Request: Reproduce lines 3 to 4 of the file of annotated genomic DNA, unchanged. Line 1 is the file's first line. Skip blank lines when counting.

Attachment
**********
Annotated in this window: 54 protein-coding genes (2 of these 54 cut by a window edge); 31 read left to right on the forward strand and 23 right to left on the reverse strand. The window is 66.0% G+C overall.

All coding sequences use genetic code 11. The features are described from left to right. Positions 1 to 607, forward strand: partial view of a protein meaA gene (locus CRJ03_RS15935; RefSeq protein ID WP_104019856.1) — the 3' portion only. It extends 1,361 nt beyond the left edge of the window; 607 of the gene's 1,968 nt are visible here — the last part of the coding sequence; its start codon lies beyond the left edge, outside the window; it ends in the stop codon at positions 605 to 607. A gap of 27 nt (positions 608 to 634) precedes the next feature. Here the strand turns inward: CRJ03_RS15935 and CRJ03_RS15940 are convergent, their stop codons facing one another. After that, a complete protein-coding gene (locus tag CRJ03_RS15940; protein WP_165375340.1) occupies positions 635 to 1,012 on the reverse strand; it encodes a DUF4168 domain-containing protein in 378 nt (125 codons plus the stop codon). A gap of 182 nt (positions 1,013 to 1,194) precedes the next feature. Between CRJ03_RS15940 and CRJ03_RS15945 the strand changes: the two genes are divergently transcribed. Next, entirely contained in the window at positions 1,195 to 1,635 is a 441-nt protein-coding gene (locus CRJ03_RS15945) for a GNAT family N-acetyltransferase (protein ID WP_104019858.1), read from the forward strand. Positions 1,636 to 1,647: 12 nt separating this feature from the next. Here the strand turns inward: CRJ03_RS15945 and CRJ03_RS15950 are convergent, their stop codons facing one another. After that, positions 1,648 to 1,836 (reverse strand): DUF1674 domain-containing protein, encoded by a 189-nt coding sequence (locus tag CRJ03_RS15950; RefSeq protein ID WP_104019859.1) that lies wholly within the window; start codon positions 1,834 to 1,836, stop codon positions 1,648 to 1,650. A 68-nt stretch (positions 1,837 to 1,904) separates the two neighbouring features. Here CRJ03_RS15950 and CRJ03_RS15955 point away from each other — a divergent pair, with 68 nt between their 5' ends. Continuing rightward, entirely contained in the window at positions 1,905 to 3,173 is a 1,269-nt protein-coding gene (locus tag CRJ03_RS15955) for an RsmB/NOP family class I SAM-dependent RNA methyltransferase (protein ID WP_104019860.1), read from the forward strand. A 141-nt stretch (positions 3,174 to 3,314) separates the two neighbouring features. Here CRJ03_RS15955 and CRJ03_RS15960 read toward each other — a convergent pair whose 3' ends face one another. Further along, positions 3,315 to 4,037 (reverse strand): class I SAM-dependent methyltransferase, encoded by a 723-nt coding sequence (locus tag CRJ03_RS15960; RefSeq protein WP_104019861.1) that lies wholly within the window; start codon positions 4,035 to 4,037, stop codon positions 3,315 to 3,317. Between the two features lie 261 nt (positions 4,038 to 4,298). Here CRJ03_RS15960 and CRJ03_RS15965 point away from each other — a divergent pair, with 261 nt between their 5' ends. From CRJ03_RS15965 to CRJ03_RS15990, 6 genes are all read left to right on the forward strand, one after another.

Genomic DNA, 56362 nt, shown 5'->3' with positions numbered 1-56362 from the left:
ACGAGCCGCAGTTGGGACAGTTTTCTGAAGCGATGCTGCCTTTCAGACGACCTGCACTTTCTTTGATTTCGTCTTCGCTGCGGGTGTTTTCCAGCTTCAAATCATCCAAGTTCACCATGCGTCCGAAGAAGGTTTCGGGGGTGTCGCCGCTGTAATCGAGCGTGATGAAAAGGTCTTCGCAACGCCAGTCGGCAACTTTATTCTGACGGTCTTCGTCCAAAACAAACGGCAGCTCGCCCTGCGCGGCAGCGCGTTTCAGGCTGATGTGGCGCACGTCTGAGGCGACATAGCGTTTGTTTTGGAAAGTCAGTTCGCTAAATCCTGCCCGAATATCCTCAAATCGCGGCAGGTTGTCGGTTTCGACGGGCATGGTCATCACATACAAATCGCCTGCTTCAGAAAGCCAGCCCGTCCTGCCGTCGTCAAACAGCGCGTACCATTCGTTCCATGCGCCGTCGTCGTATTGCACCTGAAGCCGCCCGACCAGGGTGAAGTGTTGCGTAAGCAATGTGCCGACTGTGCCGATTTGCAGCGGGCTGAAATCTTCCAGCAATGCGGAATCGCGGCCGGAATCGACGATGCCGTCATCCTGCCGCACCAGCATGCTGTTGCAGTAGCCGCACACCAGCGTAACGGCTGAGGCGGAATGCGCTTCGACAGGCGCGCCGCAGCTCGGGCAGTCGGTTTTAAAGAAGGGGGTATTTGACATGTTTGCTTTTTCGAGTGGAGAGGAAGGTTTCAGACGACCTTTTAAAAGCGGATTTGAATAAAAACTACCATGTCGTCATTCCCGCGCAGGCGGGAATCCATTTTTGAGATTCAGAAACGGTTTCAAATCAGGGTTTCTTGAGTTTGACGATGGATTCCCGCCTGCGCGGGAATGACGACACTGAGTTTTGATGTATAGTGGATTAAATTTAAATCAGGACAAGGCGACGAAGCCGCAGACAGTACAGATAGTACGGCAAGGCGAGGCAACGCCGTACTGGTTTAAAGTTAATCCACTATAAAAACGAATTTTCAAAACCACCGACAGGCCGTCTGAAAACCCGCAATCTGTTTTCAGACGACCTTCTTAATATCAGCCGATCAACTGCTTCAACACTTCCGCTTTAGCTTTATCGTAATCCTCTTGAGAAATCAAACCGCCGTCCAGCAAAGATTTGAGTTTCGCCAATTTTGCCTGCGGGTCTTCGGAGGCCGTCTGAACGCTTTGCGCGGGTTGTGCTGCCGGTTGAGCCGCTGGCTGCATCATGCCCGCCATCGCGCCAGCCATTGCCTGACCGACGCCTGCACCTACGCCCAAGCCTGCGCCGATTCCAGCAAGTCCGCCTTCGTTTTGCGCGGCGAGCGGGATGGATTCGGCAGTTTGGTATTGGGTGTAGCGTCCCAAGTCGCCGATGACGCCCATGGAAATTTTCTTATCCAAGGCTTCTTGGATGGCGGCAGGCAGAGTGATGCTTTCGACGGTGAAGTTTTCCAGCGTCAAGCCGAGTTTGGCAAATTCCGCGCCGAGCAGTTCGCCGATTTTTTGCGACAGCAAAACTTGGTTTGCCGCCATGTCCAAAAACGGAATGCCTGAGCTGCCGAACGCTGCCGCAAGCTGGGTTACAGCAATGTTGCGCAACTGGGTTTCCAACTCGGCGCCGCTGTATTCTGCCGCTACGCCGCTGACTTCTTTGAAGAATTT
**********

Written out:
Genomic DNA, 56362 nt, shown 5'->3' with positions numbered 1-56362 from the left:
ACGAGCCGCAGTTGGGACAGTTTTCTGAAGCGATGCTGCCTTTCAGACGACCTGCACTTTCTTTGATTTCGTCTTCGCTGCGGGTGTTTTCCAGCTTCAAATCATCCAAGTTCACCATGCGTCCGAAGAAGGTTTCGGGGGTGTCGCCGCTGTAATCGAGCGTGATGAAAAGGTCTTCGCAACGCCAGTCGGCAACTTTATTCTGACGGTCTTCGTCCAAAACAAACGGCAGCTCGCCCTGCGCGGCAGCGCGTTTCAGGCTGATGTGGCGCACGTCTGAGGCGACATAGCGTTTGTTTTGGAAAGTCAGTTCGCTAAATCCTGCCCGAATATCCTCAAATCGCGGCAGGTTGTCGGTTTCGACGGGCATGGTCATCACATACAAATCGCCTGCTTCAGAAAGCCAGCCCGTCCTGCCGTCGTCAAACAGCGCGTACCATTCGTTCCATGCGCCGTCGTCGTATTGCACCTGAAGCCGCCCGACCAGGGTGAAGTGTTGCGTAAGCAATGTGCCGACTGTGCCGATTTGCAGCGGGCTGAAATCTTCCAGCAATGCGGAATCGCGGCCGGAATCGACGATGCCGTCATCCTGCCGCACCAGCATGCTGTTGCAGTAGCCGCACACCAGCGTAACGGCTGAGGCGGAATGCGCTTCGACAGGCGCGCCGCAGCTCGGGCAGTCGGTTTTAAAGAAGGGGGTATTTGACATGTTTGCTTTTTCGAGTGGAGAGGAAGGTTTCAGACGACCTTTTAAAAGCGGATTTGAATAAAAACTACCATGTCGTCATTCCCGCGCAGGCGGGAATCCATTTTTGAGATTCAGAAACGGTTTCAAATCAGGGTTTCTTGAGTTTGACGATGGATTCCCGCCTGCGCGGGAATGACGACACTGAGTTTTGATGTATAGTGGATTAAATTTAAATCAGGACAAGGCGACGAAGCCGCAGACAGTACAGATAGTACGGCAAGGCGAGGCAACGCCGTACTGGTTTAAAGTTAATCCACTATAAAAACGAATTTTCAAAACCACCGACAGGCCGTCTGAAAACCCGCAATCTGTTTTCAGACGACCTTCTTAATATCAGCCGATCAACTGCTTCAACACTTCCGCTTTAGCTTTATCGTAATCCTCTTGAGAAATCAAACCGCCGTCCAGCAAAGATTTGAGTTTCGCCAATTTTGCCTGCGGGTCTTCGGAGGCCGTCTGAACGCTTTGCGCGGGTTGTGCTGCCGGTTGAGCCGCTGGCTGCATCATGCCCGCCATCGCGCCAGCCATTGCCTGACCGACGCCTGCACCTACGCCCAAGCCTGCGCCGATTCCAGCAAGTCCGCCTTCGTTTTGCGCGGCGAGCGGGATGGATTCGGCAGTTTGGTATTGGGTGTAGCGTCCCAAGTCGCCGATGACGCCCATGGAAATTTTCTTATCCAAGGCTTCTTGGATGGCGGCAGGCAGAGTGATGCTTTCGACGGTGAAGTTTTCCAGCGTCAAGCCGAGTTTGGCAAATTCCGCGCCGAGCAGTTCGCCGATTTTTTGCGACAGCAAAACTTGGTTTGCCGCCATGTCCAAAAACGGAATGCCTGAGCTGCCGAACGCTGCCGCAAGCTGGGTTACAGCAATGTTGCGCAACTGGGTTTCCAACTCGGCGCCGCTGTATTCTGCCGCTACGCCGCTGACTTCTTTGAAGAATTT